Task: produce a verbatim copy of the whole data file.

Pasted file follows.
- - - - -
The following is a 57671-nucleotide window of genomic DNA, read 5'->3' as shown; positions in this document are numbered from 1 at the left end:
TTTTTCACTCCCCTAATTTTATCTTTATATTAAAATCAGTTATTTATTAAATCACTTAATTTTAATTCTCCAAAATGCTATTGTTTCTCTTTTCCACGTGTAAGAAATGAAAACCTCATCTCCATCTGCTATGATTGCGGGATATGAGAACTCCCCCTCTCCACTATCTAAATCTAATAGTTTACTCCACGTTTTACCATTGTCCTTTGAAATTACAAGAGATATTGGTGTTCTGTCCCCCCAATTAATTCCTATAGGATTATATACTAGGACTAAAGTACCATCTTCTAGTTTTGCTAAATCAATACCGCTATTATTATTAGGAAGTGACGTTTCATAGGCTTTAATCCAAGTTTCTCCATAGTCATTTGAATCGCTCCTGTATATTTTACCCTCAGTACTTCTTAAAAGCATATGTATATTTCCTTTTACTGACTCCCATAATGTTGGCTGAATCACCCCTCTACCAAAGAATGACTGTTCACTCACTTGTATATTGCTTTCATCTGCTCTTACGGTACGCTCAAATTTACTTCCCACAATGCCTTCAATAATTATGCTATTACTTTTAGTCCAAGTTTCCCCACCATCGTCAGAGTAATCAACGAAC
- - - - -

The following is a 57671-nucleotide window of genomic DNA, read 5'->3' as shown; positions in this document are numbered from 1 at the left end:
TTTTTCACTCCCCTAATTTTATCTTTATATTAAAATCAGTTATTTATTAAATCACTTAATTTTAATTCTCCAAAATGCTATTGTTTCTCTTTTCCACGTGTAAGAAATGAAAACCTCATCTCCATCTGCTATGATTGCGGGATATGAGAACTCCCCCTCTCCACTATCTAAATCTAATAGTTTACTCCACGTTTTACCATTGTCCTTTGAAATTACAAGAGATATTGGTGTTCTGTCCCCCCAATTAATTCCTATAGGATTATATACTAGGACTAAAGTACCATCTTCTAGTTTTGCTAAATCAATACCGCTATTATTATTAGGAAGTGACGTTTCATAGGCTTTAATCCAAGTTTCTCCATAGTCATTTGAATCGCTCCTGTATATTTTACCCTCAGTACTTCTTAAAAGCATATGTATATTTCCTTTTACTGACTCCCATAATGTTGGCTGAATCACCCCTCTACCAAAGAATGACTGTTCACTCACTTGTATATTGCTTTCATCTGCTCTTACGGTACGCTCAAATTTACTTCCCACAATGCCTTCAATAATTATGCTATTACTTTTAGTCCAAGTTTCCCCACCATCGTCAGAGTAATCAACGAAC